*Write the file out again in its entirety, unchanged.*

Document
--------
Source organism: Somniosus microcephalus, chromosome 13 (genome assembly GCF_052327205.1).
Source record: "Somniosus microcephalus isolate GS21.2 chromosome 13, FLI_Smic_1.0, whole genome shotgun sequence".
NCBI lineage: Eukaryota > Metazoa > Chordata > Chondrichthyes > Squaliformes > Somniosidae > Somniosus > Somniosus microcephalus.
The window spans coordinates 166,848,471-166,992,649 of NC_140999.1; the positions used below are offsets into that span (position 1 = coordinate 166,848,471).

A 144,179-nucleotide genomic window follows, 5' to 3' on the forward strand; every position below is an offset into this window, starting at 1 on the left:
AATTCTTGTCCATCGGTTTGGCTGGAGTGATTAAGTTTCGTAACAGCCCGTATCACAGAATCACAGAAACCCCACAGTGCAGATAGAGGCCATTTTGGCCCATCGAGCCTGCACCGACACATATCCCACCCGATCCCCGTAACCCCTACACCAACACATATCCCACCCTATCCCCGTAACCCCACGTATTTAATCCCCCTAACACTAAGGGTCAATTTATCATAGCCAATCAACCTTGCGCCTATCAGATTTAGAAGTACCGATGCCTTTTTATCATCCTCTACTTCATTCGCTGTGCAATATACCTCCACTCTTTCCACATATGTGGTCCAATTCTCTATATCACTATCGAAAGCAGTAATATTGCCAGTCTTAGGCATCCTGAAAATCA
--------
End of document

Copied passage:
Source organism: Somniosus microcephalus, chromosome 13 (genome assembly GCF_052327205.1).
Source record: "Somniosus microcephalus isolate GS21.2 chromosome 13, FLI_Smic_1.0, whole genome shotgun sequence".
NCBI lineage: Eukaryota > Metazoa > Chordata > Chondrichthyes > Squaliformes > Somniosidae > Somniosus > Somniosus microcephalus.
The window spans coordinates 166,848,471-166,992,649 of NC_140999.1; the positions used below are offsets into that span (position 1 = coordinate 166,848,471).

A 144,179-nucleotide genomic window follows, 5' to 3' on the forward strand; every position below is an offset into this window, starting at 1 on the left:
AATTCTTGTCCATCGGTTTGGCTGGAGTGATTAAGTTTCGTAACAGCCCGTATCACAGAATCACAGAAACCCCACAGTGCAGATAGAGGCCATTTTGGCCCATCGAGCCTGCACCGACACATATCCCACCCGATCCCCGTAACCCCTACACCAACACATATCCCACCCTATCCCCGTAACCCCACGTATTTAATCCCCCTAACACTAAGGGTCAATTTATCATAGCCAATCAACCTTGCGCCTATCAGATTTAGAAGTACCGATGCCTTTTTATCATCCTCTACTTCATTCGCTGTGCAATATACCTCCACTCTTTCCACATATGTGGTCCAATTCTCTATATCACTATCGAAAGCAGTAATATTGCCAGTCTTAGGCATCCTGAAAATCA